1. The difference between OS-X and Windows is like the difference between a 600 thread-count sheet and 100 thread-count sheet. from a distance they look about the same, yet they certainly feel different up close.

    Mac quality is achieved because Apple sweats the details and avoids hundreds of little frustrations that only become apparent when actually using Windows. No single Windows flaw is necessarily a deal breaker, but taken together, a compelling argument can be made for OS X. That’s exactly what Apple’s Mac vs PC commercials attempt to do. Each ad calls attention to a single broad aspect of Windows where the Mac has superiority.

    I do think Apple should go into detail on some of the technical advantages of using a Mac. But rather than attempt this in a TV ad, I suggest distributing a free feature-length DVD with well-organized content highlighting common uses of the Mac in home, office, and education settings, and calling particular attention to Mac-exclusive advantages. It should feature side-by-side comparisons showing the Mac’s speedier unbox-to-internet connection, faster wake-from-sleep time, more reliable plug-and-play, backup recovery using Time Machine, and other obvious features.

    It should include switcher testimonials from all walks of life expressing how much more fun and easy it is to get things done on a Mac. It should include an IT geek explaining in technical terms how the Mac is more reliable, standards compliant, interoperable, etc. It should include a section on migrating from Windows to Mac, including a quick demo of Boot Camp, Parallels and/or VMWare, plus a section busting the old anti-Mac myths that still circulate.

    This DVD could be bound into popular magazines, given out at stores that sell Apple products, and mailed to anyone who requests it by calling or visiting Apple’s web site. It would cost a lot to produce with Apple’s high standards, but would go a long way towards educating the public in ways that 30-second TV ads (and lousy sales people at big-box stores) never will.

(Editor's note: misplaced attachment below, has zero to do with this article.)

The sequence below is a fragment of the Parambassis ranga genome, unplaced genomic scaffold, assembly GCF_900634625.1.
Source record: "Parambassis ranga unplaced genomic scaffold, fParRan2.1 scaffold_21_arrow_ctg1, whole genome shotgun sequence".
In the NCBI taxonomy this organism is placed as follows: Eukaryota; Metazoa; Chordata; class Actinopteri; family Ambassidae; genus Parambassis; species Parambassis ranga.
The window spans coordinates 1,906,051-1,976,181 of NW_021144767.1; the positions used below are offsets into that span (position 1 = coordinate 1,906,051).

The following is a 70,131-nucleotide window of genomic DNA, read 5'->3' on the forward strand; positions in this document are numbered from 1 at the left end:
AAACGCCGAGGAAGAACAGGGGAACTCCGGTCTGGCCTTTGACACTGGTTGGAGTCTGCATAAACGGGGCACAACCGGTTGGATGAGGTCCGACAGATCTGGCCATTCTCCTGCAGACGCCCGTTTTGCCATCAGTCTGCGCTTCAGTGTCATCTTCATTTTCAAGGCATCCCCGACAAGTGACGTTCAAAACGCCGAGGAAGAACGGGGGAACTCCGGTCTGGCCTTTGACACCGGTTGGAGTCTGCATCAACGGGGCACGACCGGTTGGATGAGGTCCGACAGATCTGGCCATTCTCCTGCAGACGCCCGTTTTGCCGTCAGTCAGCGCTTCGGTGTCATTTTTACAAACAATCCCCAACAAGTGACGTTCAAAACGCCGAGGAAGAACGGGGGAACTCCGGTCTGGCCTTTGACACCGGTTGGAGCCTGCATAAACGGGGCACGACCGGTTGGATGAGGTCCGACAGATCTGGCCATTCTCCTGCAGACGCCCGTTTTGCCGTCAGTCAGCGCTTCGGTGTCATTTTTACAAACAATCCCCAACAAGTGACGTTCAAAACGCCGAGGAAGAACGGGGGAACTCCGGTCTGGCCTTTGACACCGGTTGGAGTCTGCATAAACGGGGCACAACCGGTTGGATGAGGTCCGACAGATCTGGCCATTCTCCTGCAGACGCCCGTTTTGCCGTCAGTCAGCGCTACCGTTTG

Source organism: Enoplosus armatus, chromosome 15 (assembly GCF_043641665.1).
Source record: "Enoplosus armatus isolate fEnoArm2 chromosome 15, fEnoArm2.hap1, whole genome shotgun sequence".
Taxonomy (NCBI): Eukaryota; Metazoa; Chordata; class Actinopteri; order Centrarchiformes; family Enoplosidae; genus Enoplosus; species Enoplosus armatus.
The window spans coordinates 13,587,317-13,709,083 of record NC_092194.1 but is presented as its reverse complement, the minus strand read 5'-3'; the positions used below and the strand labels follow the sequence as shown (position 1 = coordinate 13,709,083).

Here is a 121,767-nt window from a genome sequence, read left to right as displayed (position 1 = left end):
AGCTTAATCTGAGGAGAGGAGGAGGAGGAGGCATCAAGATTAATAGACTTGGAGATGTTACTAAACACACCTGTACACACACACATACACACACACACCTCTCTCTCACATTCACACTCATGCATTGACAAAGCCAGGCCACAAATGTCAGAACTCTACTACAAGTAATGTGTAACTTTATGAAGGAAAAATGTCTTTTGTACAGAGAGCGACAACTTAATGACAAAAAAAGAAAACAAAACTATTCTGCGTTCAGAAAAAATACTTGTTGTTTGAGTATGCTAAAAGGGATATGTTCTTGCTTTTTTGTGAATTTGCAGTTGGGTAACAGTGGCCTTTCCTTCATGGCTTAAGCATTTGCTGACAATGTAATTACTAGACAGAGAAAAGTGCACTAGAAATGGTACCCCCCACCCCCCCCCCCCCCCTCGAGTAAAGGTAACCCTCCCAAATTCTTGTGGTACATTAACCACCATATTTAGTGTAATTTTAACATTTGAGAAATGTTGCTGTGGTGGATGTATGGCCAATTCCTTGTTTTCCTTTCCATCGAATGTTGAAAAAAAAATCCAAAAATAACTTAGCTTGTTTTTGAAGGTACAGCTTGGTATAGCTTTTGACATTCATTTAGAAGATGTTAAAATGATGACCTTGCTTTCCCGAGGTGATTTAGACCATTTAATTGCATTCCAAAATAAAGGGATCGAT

2. excellent point … in fact I like the way the new Mac/PC ads are versus the old switch campaign – they draw you in from humor rather than something that doesn’t matter – like most Dell or HP commercials – because really all they can advertise in a 30 second spot is price and Intel inside … that’s it.

  3. metroxing,

    Very good article, but I think it way overcomplicates the issue. In my view, there’s a much easier explanation (Occam’s razor, if you will).

    Simply put, if the gap between the Mac’s advantages over Vista was as wide as the iPhone’s over its competitors, then Mac ads could (and should) be like the iPhone’s. But that’s not the case.

    I think people asking for iPhone-style ads for the Mac are missing the fact that the Mac-Vista delta is nowhere near wide enough to show in a TV spot.

  4. KenC,

    Keep in mind that saying “for a Blackberry, it’s not bad” is pretty faint praise.

    The video you linked to I’ve seen many times. It’s clever and well done, but ultimately it’s just a series of screen captures in various text and imaging software on the Mac. Windows can do all that, so how does it show a Mac advantage?

    If Microsoft (or even some enterprising YouTuber) wanted to make a similar Vista video, they could do so. And with both edited down to 30 seconds, they’d be the “the same” in the eyes of the vast majority of the TV audience.

  5. Just looked at the Crackberry vid, and for a Blackberry, it’s not bad. I think lots of BB users will be, like MS WIndows users and say it’s good enough. I love how they use a red version of the generic Mac OS X desktop.

    As for your original point about how difficult it would be to advertise the Mac OS in the way they advertise the iPhone in a 30 sec spot, there’s another YouTube video up, just last week, that does a great job. It’s long, but the author clearly did the project as an Apple advertisement mockup, in order to showcase his skills. He does a great job. I think if Apple were to edit this down to a 30-sec spot, it would do just what you thought couldn’t be done. Here’s the link: